Exposure time corrections:

    Cenwave Segment Lambda Resel size Correction Factor
    (Angstroms) (pixels)
    1055 B 900 10.6 0.75
    950 8.3 0.97
    1040 19.0 0.42
    A 1050 21.5 0.37
    1120 32.1 0.25
    1190 42.6 0.19
    1096 B 940 11.9 0.75
    1000 8.4 1.07
    1050 8.6 1.04
    1080 11.9 0.76
    A 1100 15.3 0.59
    1170 23.9 0.38
    1230 31.6 0.28

    S/N corrections:

    Cenwave Segment Lambda Resel size Correction Factor
    (Angstroms) (pixels)
    1055 B 900 10.6 1.15
    950 8.3 1.02
    1040 19.0 1.54
    A 1050 21.5 1.64
    1120 32.1 2.00
    1190 42.6 2.31
    1096 B 940 11.9 1.15
    1000 8.4 0.97
    1050 8.6 0.98
    1080 11.9 1.15
    A 1100 15.3 1.30
    1170 23.9 1.63
    1230 31.6 1.87

NICMOS

  • NICMOS ETC No Longer Available

    The NICMOS ETC is no longer available for new calculations. Given the fact that NICMOS is not being offered for use in the current proposal cycles, and due to the substantial maintenance and development costs in a constrained budgetary environment, the decision was taken to discontinue support for the NICMOS ETC.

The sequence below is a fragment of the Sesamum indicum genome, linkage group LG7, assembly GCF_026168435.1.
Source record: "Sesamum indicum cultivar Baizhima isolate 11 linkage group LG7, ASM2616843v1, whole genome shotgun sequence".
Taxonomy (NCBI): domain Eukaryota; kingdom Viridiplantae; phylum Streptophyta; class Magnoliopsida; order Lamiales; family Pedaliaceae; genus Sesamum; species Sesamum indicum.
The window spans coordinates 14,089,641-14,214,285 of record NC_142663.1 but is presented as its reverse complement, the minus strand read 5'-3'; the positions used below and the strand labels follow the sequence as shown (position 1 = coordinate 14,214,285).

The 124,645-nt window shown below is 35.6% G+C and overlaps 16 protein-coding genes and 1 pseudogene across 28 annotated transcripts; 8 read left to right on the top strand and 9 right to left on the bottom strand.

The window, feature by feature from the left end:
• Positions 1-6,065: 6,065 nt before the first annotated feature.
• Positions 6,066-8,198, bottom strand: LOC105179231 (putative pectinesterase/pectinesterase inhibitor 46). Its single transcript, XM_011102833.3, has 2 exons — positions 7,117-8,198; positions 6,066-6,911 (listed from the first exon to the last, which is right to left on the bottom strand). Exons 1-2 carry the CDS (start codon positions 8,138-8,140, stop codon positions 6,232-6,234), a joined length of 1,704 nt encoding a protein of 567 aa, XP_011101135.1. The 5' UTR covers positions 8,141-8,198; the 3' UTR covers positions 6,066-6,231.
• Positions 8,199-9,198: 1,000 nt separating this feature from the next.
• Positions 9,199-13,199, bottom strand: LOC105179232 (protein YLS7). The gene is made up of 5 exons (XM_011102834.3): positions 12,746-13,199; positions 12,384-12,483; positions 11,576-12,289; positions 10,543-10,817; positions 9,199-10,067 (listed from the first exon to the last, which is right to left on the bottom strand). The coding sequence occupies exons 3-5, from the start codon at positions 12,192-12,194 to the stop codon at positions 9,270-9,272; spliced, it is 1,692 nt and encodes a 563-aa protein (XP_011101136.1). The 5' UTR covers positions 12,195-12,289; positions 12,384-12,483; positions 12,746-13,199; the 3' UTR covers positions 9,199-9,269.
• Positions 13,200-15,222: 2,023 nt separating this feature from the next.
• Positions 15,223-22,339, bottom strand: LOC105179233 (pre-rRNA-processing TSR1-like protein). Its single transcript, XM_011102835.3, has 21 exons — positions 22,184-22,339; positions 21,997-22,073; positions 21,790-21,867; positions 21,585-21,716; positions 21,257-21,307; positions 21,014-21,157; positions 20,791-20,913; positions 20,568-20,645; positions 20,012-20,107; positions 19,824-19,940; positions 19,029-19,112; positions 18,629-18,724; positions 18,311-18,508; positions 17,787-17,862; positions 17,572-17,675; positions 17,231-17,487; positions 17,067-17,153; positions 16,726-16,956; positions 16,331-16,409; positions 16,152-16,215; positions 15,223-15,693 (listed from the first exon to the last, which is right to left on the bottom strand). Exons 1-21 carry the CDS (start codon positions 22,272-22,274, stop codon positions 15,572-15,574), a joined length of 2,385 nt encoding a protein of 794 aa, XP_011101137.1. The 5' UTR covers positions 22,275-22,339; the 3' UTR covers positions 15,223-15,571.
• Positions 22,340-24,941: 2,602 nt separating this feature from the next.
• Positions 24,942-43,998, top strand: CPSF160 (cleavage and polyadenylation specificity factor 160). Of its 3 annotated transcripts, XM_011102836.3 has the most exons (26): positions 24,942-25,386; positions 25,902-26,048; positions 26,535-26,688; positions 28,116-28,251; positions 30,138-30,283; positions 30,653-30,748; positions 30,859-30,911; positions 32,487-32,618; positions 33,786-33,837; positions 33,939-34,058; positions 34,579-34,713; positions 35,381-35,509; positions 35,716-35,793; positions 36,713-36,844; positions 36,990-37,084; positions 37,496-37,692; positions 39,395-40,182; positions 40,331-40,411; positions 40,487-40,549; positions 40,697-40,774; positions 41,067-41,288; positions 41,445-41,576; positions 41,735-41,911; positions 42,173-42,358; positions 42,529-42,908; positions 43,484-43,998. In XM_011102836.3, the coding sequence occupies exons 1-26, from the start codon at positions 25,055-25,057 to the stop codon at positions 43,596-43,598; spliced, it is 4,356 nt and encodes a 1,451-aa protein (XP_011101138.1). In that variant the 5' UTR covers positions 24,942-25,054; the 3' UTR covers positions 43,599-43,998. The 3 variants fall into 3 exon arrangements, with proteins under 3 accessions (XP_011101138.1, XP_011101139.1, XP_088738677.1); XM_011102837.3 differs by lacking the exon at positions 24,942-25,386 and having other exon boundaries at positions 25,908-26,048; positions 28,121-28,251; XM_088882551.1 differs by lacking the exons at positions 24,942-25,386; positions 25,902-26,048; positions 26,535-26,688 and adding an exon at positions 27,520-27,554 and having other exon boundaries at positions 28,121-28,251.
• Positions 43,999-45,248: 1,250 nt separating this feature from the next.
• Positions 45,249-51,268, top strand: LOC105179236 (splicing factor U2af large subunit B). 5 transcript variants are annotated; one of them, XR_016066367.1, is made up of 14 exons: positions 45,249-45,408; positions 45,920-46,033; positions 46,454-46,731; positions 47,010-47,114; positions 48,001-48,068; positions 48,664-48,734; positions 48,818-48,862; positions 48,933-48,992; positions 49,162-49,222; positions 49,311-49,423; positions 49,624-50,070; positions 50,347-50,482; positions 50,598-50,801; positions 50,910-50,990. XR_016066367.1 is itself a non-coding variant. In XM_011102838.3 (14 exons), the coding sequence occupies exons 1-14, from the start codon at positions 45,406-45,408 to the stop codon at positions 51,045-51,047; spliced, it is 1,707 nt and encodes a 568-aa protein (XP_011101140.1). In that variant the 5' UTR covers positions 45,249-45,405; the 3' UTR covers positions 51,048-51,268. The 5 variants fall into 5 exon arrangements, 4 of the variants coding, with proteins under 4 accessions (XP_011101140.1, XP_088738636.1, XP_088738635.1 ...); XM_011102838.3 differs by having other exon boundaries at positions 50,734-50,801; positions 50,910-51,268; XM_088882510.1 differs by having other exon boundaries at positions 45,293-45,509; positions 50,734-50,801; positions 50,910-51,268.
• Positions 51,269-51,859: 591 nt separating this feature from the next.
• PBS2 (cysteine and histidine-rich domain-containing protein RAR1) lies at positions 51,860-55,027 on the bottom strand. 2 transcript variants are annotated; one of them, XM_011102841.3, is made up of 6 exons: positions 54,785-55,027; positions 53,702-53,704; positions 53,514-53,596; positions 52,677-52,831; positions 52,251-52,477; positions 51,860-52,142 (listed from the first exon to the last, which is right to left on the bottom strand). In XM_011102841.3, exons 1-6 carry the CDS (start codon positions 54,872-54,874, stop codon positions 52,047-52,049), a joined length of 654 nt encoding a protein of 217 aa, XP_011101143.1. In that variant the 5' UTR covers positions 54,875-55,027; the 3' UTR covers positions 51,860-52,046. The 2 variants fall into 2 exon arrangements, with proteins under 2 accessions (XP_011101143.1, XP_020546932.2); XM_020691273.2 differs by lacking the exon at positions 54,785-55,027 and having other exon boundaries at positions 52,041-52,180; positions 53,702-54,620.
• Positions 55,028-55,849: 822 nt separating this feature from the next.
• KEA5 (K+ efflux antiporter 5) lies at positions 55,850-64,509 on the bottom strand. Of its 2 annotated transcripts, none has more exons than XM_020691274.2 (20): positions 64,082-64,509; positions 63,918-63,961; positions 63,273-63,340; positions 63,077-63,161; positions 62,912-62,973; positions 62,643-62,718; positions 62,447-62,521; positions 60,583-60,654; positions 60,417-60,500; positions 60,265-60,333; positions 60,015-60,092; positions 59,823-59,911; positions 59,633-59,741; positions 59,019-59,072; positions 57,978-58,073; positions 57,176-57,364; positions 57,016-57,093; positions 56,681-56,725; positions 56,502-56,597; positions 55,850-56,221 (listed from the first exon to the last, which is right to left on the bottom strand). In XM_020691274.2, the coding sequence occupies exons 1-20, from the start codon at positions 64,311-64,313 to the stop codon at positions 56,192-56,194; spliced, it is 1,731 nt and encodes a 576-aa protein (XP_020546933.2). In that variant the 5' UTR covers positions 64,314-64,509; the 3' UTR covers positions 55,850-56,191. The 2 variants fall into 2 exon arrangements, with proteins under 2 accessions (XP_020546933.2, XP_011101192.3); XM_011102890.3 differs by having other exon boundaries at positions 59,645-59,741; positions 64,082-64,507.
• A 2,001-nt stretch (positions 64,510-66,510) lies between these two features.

Users can still retrieve NICMOS ETC results from Cycles 17 and 18 by contacting the STScI Help Desk.

    In order to (for example) calculate the effective wavelengths of NICMOS filters, pysynphot may be used, provided that the Throughput Tables have been downloaded. For example, to calculate the effective wavelength of the NICMOS f222m filter,

    >>> import pysynphot as S
    >>> sp=S.FileSpectrum(’$PYSYN_CDBS/calspec/gd71_stisnic_003.fits’)
    >>> bp=S.ObsBandpass(‘nicmos,3,f222m’)
    >>> obs=S.Observation(sp,bp)
    >>> obs.efflam()
    22150.506378238068
    
    For assistance with pysynphot, please contact the helpdesk.

STIS

  • Option for in-band normalization

    The option for in-band normalization currently is not supported for certain STIS spectroscopic slits, in particular for slits that have numbers followed by one or more letters (i.e. 0.2x0.6). The ETC will inform the user that this is an unsupported option.

WFC3

  • WFC3IR Imaging has a limited range of values for ‘Percentage of all light’

    In the WFC3 IR Imaging ETC with default settings, when ‘User a circular region containing X percent of total light’ is chosen, there is not sufficient data to handle values less than 50% or greater than 99.9%. Selecting such values will result in a ‘Value out of range’ error.

  • Default Aperture for WFC3 (UVIS and IR) is 0.4 arcseconds

    Please note that the default aperture radius for WFC3 is 0.4 arcsec (90% of encircled energy). For 80% of encircled energy, use an aperture with radius 0.2 arcsec, comparable to the ACS default.

Read the Release Notes for ETC 22.1.2